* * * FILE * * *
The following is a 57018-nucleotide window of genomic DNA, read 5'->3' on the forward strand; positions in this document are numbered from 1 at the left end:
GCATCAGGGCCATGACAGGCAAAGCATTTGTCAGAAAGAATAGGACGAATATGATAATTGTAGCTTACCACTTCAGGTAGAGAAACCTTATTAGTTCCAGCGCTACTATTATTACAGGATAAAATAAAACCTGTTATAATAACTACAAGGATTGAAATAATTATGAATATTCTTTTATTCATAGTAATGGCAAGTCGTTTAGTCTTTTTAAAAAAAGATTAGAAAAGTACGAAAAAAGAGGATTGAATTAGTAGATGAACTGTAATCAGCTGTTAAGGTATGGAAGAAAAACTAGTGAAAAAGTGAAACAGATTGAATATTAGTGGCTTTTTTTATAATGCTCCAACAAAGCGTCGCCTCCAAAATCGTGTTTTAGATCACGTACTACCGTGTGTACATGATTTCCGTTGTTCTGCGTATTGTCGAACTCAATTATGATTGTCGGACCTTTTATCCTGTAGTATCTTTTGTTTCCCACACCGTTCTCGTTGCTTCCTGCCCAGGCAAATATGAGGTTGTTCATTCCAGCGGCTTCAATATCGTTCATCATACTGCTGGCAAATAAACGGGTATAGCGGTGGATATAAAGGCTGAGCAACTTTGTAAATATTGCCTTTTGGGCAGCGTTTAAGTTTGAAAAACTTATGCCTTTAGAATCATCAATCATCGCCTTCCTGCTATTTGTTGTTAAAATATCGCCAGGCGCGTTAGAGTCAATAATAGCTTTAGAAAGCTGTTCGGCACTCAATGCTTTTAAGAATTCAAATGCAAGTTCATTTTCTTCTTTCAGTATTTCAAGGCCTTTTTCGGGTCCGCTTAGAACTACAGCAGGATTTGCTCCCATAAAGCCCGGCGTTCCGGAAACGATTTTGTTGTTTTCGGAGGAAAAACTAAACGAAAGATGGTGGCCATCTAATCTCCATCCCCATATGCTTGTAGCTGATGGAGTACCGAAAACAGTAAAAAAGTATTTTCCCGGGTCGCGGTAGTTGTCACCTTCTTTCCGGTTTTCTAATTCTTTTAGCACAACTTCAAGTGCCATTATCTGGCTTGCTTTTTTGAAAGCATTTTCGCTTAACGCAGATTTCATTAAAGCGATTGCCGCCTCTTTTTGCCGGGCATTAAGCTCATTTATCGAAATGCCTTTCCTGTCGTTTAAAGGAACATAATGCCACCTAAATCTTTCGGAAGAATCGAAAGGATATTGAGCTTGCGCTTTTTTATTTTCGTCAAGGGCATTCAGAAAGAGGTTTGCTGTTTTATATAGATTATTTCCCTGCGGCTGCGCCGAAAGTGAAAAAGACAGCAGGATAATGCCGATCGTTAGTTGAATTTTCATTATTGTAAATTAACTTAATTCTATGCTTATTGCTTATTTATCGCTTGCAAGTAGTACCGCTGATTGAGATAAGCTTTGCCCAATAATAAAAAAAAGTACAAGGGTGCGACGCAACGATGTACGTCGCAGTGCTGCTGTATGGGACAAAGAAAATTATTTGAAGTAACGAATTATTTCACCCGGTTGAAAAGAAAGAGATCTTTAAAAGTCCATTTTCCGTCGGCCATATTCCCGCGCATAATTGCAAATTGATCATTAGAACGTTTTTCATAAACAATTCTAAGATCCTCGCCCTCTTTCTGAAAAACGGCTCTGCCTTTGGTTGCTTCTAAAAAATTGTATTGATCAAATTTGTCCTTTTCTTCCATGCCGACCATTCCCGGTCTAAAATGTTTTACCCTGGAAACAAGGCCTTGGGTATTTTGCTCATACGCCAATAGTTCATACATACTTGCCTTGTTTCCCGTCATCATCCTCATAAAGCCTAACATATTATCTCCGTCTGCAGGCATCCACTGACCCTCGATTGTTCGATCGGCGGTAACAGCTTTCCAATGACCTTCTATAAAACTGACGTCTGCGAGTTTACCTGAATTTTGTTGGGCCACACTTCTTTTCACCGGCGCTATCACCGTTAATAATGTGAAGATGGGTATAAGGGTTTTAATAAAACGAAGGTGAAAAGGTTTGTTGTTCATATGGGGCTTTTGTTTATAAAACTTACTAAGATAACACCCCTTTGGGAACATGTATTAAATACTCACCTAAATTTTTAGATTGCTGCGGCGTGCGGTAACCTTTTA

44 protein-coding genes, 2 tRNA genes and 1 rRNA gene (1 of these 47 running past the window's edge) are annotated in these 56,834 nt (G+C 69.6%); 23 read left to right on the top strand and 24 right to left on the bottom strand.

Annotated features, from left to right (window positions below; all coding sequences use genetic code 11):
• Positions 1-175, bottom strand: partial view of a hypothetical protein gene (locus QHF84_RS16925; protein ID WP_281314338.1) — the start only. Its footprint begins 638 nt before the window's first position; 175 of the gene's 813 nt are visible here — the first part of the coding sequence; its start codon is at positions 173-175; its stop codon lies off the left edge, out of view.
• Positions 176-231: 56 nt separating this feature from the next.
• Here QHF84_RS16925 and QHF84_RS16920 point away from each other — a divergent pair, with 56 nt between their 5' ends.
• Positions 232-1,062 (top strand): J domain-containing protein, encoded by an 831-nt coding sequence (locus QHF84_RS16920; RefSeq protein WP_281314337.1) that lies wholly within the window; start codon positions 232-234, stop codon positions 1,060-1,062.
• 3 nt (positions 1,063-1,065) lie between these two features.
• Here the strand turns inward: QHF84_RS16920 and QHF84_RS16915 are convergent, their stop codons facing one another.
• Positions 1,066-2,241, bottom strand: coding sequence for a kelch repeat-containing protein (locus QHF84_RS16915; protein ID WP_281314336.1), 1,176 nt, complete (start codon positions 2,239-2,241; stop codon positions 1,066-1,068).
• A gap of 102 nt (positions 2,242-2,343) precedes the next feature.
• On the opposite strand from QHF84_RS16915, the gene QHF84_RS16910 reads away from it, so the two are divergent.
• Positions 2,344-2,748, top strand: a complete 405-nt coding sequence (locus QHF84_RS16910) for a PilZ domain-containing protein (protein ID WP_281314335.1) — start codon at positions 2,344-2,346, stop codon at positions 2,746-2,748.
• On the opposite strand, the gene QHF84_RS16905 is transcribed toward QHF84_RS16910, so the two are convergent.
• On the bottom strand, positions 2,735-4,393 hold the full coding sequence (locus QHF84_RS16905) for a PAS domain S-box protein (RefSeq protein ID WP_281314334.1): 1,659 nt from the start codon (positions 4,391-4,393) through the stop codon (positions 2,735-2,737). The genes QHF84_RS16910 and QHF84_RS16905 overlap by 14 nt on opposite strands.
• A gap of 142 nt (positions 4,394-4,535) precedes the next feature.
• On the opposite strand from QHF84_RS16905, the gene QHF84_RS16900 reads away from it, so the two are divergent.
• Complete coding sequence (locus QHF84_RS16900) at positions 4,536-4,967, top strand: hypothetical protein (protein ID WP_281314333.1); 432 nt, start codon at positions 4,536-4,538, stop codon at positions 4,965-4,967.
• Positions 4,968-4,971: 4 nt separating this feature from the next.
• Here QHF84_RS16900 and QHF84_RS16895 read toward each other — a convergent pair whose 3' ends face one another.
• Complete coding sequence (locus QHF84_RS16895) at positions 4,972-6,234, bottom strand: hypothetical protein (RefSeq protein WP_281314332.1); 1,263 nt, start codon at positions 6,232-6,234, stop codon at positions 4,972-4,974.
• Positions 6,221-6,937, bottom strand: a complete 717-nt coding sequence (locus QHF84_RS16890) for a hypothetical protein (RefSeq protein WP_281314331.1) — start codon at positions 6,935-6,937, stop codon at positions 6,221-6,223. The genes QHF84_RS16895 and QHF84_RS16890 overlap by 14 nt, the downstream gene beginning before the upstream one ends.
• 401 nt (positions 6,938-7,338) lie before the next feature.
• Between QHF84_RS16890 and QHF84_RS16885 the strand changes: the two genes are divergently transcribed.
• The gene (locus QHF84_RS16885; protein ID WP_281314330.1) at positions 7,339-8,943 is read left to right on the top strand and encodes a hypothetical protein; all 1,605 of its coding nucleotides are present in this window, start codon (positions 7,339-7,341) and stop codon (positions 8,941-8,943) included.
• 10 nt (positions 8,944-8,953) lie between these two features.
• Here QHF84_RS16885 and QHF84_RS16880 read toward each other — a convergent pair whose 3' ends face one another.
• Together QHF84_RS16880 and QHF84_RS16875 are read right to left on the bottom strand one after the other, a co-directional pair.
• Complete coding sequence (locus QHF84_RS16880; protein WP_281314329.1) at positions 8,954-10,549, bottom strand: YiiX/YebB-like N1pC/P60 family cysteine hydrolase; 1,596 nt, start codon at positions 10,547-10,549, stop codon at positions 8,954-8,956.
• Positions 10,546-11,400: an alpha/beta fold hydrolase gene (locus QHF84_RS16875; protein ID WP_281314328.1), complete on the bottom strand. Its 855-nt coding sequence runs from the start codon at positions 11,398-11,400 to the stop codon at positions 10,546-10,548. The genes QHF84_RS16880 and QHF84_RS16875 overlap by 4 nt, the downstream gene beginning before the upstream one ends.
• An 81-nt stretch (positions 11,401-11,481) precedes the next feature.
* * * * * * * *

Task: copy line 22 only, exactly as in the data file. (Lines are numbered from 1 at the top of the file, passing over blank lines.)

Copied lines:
• Complete coding sequence (locus QHF84_RS16895) at positions 4,972-6,234, bottom strand: hypothetical protein (RefSeq protein WP_281314332.1); 1,263 nt, start codon at positions 6,232-6,234, stop codon at positions 4,972-4,974.